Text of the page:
Although only about 30% of birth defects have an identifiable cause, research in recent years has provided information on one very important strategy for preventing a type of birth defect called neural tube defects (NTDs).
Neural Tube Defects
About 2,500 babies are born with NTDs each year. NTDs are congenital malformations of the brain and spinal cord in which the neural tube, the foundation of the central nervous system, fails to close properly in the first 28 days of life. These NTDs result in spina bifida, a physical problem where the baby will never be able to walk, or anencephaly, a problem where the brain and skull will never develop fully and the baby dies.
Up to 70% of these NTDs could be prevented. A baby needs folic acid right after it is conceived, before the mother knows she is pregnant. If a woman has plenty of it in her body before pregnancy, this vitamin can prevent birth defects of the baby's spine or brain. The key is for the mother to make sure her body has a sufficient amount of folic acid before getting pregnant.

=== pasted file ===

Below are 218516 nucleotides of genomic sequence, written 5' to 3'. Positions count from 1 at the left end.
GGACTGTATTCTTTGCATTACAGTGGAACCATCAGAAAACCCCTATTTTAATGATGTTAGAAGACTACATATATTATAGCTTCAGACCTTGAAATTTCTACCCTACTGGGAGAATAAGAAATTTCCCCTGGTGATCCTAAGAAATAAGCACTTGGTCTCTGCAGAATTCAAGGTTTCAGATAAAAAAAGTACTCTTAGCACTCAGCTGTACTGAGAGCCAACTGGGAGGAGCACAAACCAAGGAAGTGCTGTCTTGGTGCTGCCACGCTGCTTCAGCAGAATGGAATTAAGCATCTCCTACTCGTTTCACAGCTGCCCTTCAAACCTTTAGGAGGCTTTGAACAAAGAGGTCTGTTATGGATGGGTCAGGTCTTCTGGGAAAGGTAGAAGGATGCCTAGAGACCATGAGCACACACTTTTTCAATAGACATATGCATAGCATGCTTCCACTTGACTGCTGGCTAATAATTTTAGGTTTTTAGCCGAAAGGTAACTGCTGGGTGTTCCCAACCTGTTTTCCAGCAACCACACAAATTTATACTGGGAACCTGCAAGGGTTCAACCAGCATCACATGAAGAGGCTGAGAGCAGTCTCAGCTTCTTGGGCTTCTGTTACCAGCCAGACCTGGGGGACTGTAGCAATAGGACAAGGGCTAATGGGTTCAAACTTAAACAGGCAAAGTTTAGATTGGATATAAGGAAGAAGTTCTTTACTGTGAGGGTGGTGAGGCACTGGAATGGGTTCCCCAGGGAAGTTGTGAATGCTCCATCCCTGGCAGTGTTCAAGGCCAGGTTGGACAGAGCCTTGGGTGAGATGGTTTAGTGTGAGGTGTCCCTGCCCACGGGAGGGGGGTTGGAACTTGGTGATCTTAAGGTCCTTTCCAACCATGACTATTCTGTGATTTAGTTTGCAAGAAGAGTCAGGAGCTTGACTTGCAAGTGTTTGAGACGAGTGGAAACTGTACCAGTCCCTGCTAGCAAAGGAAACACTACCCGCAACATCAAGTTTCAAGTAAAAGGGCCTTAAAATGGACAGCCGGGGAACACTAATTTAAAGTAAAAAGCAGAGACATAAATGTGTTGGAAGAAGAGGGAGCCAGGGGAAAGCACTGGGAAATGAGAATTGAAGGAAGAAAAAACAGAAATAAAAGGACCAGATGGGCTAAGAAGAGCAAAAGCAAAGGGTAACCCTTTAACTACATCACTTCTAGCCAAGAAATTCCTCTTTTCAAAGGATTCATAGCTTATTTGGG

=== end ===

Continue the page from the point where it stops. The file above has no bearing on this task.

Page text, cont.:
Folic acid is a B vitamin found in some enriched foods and vitamin pills. Folic acid helps the baby's brain and spinal cord develop properly. Without enough folic acid, the baby could have neural tube defects.
The U.S. Public Health Service recommends all women of child-bearing age who are capable of becoming pregnant, take 400 milligrams of folic acid every day. Folic acid has been added to breads, pastas, rice, and cereals. Fruits and vegetables can provide some. It is possible to get folic acid through food alone, but it takes careful planning to make sure a woman gets enough every day. The easiest way is by taking a multivitamin containing folic acid daily.
Since the word has been getting out about the importance of folic acid, the number of babies born with NTDs has decreased.
- Folic Acid Information from DPH - Nutrition Division
- Folic Acid Information from CDC
- March of Dimes
- Organization of Teratology Information Specialists (OTIS)
This information is provided by the Center for Birth Defects Research and Prevention within the Department of Public Health.
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